Did you hold your nose and take your daily dose of fish oil this morning? Or perhaps you opted for an odour-free capsule? Well, you’re not alone. Around one in four Australians take fish oil supplements to improve their health. After all, it’s supposed to be good for the heart. Right?
The Heart Foundation even has a Fish Oil Program aimed at increasing awareness of the benefits of marine-derived omega 3 fatty acids on heart health. Its 2008 Position Statement on Fish Oil recommended adults consume at least 500mg of omega-3 a day to lower the risk of heart disease.
If you’re interested in learning more about the complexities of fatty acid metabolism, you can find readable technical summaries in the opening part of this paper or a more comprehensive version on Wikipedia. But in short, researchers are interested in the potential benefits of docosahexaenoic acid (DHA), eicosapentaenoic acid (EPA) and docosapentaenoic acid (DPA).
The fish oil story reflects the challenges involved in translating research evidence into community knowledge and behaviour. And it shows why those who stand by evidence in medicine must be prepared to give up their most cherished beliefs if the science demands it.
The Heart Foundation 2008 Position Statement is a good place to start. It is a serious public health document which takes a balanced, evidence-based approach.
A table in the document sets out the levels of evidence supporting the rationale for its recommendations. But only one finding has level one (the highest level) evidence to support it – that is, the statement that fish oil supplements have a favourable effect on serum triglyceride levels and HDL (good) cholesterol levels.
Although one might assume this to be a good thing, there is not a similar level of support for the direct link between fish oil and improved heart health. It may be that this positive effect on blood lipid ratios is too small to have a useful benefit when applied routinely to real, paying customers outside of clinical trials.
Most of the other planks of the position have level two or three evidence, which translates to positive results in individual studies without support from meta-analysis or systematic reviews of multiple studies. The number of studies with negative or inconclusive results does not affect these ratings.
The Heart Foundation noted this shortfall and designated areas for further study which include doing higher-level reviews and better studies with robust methodology. As an organisation which strives to use the best evidence to form policy, I expect it will update and amend its recommendations to reflect the findings of such new studies as they come in.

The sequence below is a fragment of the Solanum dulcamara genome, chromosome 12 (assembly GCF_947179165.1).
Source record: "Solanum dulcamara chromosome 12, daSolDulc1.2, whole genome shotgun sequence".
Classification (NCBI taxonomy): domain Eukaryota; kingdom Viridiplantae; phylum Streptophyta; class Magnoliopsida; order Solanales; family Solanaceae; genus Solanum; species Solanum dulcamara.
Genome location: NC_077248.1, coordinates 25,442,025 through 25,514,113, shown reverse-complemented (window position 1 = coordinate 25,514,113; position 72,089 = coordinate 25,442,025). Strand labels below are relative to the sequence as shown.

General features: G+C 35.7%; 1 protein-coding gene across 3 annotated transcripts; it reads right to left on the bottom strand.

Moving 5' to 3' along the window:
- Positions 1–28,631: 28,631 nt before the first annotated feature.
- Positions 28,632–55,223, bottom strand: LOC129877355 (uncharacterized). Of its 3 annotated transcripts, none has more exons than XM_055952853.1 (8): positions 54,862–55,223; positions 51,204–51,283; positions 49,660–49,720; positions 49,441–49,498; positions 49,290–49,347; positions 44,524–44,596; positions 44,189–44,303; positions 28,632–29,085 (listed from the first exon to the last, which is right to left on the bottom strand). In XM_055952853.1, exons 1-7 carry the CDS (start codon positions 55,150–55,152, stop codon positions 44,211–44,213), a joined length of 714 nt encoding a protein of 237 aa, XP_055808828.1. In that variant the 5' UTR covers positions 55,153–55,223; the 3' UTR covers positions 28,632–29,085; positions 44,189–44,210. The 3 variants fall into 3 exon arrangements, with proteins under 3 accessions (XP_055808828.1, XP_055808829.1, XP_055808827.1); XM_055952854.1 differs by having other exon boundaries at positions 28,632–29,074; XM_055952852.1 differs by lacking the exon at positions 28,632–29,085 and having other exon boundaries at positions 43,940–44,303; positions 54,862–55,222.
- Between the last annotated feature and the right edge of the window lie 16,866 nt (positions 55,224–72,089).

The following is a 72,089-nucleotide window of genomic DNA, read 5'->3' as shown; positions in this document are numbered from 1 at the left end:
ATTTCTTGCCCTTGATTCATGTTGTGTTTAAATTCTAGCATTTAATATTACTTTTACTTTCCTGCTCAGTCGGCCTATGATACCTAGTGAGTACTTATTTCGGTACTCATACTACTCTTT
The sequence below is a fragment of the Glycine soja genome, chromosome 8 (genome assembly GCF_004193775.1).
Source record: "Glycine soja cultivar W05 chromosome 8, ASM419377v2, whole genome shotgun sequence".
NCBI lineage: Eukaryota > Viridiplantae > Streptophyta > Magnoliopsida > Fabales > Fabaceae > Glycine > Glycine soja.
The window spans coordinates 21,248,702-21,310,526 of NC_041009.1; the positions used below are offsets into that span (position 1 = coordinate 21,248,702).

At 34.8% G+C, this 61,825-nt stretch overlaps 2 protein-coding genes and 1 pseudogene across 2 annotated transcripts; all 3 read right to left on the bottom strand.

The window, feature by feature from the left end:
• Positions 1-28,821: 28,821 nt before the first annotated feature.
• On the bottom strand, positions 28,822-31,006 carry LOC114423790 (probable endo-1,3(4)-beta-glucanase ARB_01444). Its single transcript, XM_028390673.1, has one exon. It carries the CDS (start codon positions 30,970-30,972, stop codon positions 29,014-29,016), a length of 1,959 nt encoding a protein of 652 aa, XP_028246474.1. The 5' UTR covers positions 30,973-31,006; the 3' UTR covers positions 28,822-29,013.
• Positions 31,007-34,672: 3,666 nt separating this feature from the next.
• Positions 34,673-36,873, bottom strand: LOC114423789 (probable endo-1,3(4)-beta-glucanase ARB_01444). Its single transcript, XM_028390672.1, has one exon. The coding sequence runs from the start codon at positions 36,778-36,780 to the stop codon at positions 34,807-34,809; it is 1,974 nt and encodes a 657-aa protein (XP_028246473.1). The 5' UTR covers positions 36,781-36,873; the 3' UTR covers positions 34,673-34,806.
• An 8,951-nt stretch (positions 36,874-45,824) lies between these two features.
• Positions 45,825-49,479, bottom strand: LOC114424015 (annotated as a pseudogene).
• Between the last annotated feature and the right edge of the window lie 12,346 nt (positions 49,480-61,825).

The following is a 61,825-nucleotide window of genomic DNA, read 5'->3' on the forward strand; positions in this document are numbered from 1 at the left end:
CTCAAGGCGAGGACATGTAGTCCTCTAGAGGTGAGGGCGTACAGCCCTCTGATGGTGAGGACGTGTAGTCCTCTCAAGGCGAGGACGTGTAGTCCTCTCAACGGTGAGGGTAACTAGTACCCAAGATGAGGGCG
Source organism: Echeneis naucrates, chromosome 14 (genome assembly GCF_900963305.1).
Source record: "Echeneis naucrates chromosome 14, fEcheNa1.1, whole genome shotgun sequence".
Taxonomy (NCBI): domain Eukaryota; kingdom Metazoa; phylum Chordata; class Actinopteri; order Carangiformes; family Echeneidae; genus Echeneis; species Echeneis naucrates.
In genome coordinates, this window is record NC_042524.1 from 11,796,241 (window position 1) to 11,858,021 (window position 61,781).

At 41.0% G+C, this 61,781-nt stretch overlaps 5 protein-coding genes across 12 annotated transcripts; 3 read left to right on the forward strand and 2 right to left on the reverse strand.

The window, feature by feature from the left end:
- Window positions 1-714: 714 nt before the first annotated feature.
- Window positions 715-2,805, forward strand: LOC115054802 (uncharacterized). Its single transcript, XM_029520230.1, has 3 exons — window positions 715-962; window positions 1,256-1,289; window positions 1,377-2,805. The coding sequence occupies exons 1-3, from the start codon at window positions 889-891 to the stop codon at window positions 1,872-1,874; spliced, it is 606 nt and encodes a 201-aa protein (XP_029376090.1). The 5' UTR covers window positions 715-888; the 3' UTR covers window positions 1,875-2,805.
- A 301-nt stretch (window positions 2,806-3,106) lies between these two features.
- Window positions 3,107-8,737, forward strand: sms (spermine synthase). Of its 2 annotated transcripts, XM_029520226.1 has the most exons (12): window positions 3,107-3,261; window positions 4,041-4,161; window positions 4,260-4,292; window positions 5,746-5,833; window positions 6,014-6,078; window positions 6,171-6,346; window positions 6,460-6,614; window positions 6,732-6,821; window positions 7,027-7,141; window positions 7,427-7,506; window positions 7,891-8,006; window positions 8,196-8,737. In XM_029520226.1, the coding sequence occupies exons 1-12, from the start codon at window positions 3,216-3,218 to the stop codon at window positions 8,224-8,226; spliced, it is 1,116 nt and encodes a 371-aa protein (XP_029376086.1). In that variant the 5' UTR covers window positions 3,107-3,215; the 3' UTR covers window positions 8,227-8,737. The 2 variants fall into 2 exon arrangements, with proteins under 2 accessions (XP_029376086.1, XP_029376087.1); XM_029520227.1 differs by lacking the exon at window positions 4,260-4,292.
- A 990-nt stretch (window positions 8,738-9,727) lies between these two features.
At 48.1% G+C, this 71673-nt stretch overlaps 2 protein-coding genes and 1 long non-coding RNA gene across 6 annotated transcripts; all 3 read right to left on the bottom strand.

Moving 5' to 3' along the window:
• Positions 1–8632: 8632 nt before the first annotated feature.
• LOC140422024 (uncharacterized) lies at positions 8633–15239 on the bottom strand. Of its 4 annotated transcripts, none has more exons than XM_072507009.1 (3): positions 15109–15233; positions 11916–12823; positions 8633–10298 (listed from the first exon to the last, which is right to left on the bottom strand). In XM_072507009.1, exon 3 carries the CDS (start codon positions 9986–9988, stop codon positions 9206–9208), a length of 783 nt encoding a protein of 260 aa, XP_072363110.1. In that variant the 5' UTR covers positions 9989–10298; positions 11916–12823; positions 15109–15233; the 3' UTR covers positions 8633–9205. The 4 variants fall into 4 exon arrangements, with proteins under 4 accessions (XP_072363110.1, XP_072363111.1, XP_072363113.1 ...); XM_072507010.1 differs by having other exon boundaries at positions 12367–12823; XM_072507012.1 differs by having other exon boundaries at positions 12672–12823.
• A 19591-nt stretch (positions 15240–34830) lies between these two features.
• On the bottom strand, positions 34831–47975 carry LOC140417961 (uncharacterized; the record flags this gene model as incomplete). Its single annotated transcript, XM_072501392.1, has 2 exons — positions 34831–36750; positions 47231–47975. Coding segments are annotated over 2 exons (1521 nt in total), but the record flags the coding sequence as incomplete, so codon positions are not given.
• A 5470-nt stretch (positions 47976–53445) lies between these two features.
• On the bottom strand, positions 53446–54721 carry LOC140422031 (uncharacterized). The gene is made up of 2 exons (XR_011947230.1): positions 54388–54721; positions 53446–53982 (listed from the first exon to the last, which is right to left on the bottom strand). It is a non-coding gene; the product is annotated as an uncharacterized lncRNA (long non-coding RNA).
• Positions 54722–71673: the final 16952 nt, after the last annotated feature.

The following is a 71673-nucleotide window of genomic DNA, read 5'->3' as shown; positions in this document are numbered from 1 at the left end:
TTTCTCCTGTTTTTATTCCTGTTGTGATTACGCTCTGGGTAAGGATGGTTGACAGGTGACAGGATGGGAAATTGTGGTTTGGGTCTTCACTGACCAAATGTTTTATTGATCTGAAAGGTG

The biggest gap in the research on fish oil supplements has been between their effects in test tubes and small pilot studies, and the real world of clinical practice. A definite mechanism for how omega 3 fatty acids provide cardiac protection has never been agreed on, which makes predicting clinical effects in real patients difficult.
An early systematic review in 2006 supported fish oil for heart health. But reading the body of the paper, it’s hard to see how the researchers came to such a positive conclusion. They comment throughout on the variable methods of studies reviewed and the mixed outcomes reported. They mostly favour a small positive effect but don’t consistently point the same way.
There are also other, similar reviews from the early 2000s which draw mixed conclusions.
In the last few months there have been major systematic reviews in the Archives of Internal Medicine, the Annals of Internal Medicine and the Journal of the American Medical Association (JAMA) which have all separately failed to support a clear effect on people in the real world.
The JAMA study demonstrates pretty comprehensively that omega 3 supplements aren’t effective at preventing cardiac problems such as heart attacks, stroke, sudden death and arrhythmias. What makes this study more credible is that it has included both dietary and supplement studies. Whether you are getting your omega 3s from a capsule or from tins of tuna, it seems unlikely that they are doing much good.
So what does this all mean for those taking omega 3 supplements?
Well, fish oil may be reasonable as an add-on therapy for very high-risk cardiac patients who can’t tolerate other, more effective treatments.
Research on fatty acid supplementation is likely to continue and some specific use may still be found for such supplements. The evidence that omega 3 can reduce the symptoms of inflammatory arthritis, for example, still appears promising.
Efforts to encourage Australians to eat more fish should push on, because preferring fish to red meat is still a worthwhile change for other health reasons.
But it’s becoming increasingly clear that having a quarter of the population on fish oil as a preventive supplement is an unjustifiable expense. I will await the self-regulatory response from advertisers of fish oil products to this avalanche of new evidence with interest, as should the Therapeutic Goods Administration.